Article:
Will Traffic Cameras be Installed in Las Vegas to Catch Red-Light Runners?

If you’re a red-light running offender, listen up! There’s rumor of a bill being proposed for the upcoming session of the Nevada Legislature. If the bill is passed, it will become a law. The law would give Las Vegas traffic tickets to those who were caught on camera breaking a traffic rule.

Las Vegas Red Light Camera

What Would the New Law Do?

The bill would allow police in the state of Nevada to use cameras to catch red-light runners and speeders as well. While this particular bill is new, the debate over cameras is not. Since 1999, conversations have been going on regarding the use of cameras to catch traffic offenders in the state of Nevada. What makes this time any different? This time, the Office of Traffic Safety in the State Department of Public Safety has requested the bill.

Red Light Traffic Cameras Are Widely Used & Criticized

As per reports from the Insurance Institute for Highway Safety, 423 communities across the United States use red light camera programs. As well, 144 communities use cameras to catch speeders. However, some states, such as Nevada, are opposed to using these methods.

Other states who have said “no” include Arkansas, New Jersey, and Wisconsin. The states of Maine, Mississippi, Montana, New Hampshire, South Carolina, and West Virginia ban red light cameras specifically. Opponents argue that the cameras can cause more accidents as drivers try to avoid photo tickets (imagine someone slamming on the brakes as soon as the light turns yellow.) In some places, private companies manipulate signal light timing to catch more drivers running lights, to generate more revenue.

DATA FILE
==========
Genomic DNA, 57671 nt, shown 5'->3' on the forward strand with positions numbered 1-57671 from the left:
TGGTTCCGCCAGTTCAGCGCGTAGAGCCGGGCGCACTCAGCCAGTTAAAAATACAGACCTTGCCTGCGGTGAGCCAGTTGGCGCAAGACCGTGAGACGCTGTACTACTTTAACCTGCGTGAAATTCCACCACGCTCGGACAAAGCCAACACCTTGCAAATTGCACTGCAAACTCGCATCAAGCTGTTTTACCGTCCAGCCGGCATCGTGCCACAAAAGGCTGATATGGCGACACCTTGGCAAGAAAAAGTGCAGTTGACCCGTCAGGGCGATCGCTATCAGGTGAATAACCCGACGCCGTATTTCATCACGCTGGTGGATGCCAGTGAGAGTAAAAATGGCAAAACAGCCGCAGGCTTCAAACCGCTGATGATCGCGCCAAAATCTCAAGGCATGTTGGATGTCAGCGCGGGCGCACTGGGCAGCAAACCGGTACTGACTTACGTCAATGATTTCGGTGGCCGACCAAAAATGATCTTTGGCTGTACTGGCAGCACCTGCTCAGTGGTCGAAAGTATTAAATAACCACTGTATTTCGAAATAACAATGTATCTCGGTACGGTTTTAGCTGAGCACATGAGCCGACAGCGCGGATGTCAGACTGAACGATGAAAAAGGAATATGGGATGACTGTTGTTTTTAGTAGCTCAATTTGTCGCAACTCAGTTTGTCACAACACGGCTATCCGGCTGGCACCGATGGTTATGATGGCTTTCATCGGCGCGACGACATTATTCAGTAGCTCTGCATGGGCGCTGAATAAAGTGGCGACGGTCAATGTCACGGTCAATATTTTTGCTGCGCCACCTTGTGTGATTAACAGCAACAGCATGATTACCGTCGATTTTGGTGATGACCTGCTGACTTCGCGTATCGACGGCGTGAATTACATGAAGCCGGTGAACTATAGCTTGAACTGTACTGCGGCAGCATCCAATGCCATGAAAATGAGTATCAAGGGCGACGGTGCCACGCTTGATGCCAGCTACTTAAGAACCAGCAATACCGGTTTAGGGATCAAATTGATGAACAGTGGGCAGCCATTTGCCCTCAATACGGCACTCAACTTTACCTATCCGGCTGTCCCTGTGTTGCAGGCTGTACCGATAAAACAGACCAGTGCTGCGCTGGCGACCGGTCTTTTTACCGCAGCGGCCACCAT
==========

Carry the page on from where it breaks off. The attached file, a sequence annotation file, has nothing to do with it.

Proponents Claim Lives Saved

On the other side of the argument, proponents say cameras will cut down on speeding and red light running. Andrew Bennett with the Nevada Office for Traffic Safety says the main reason his office is asking lawmakers to consider the new bill is, “simply to save lives.”

“Someone is choosing to do these unsafe behaviors,” Bennett said. “Be it speed or run a red light. Anyone who has driven in Las Vegas or Nevada has seen multiple times four, five, six, people run through a red light, and it should not be a common practice.”

One woman said, “I like it. I’m an Uber driver, and it’s so dangerous to be outside with all these people running red lights.”

Another man sees the whole issue as more of a game. “No, no, no,” he says. “Fair is fair. They should catch us if they can.”

Another argument (perhaps a much stronger one than “catch us if you can”) that many opponents cite is the invasion of privacy that cameras bring to a community. The cameras would take pictures of people’s faces and/or license plates. Additionally, there’s also the underlying issue of how traffic violations are classified as crimes in the state of Nevada. As such, those accused of traffic violations have the right the face their accuser, except in the case of a red light camera.

“The critics can say what they want,” said Bennett. “At the end of the day, we are trying to save lives.”

The Bill Draft Request (BDR) will go before legislation in February of 2019.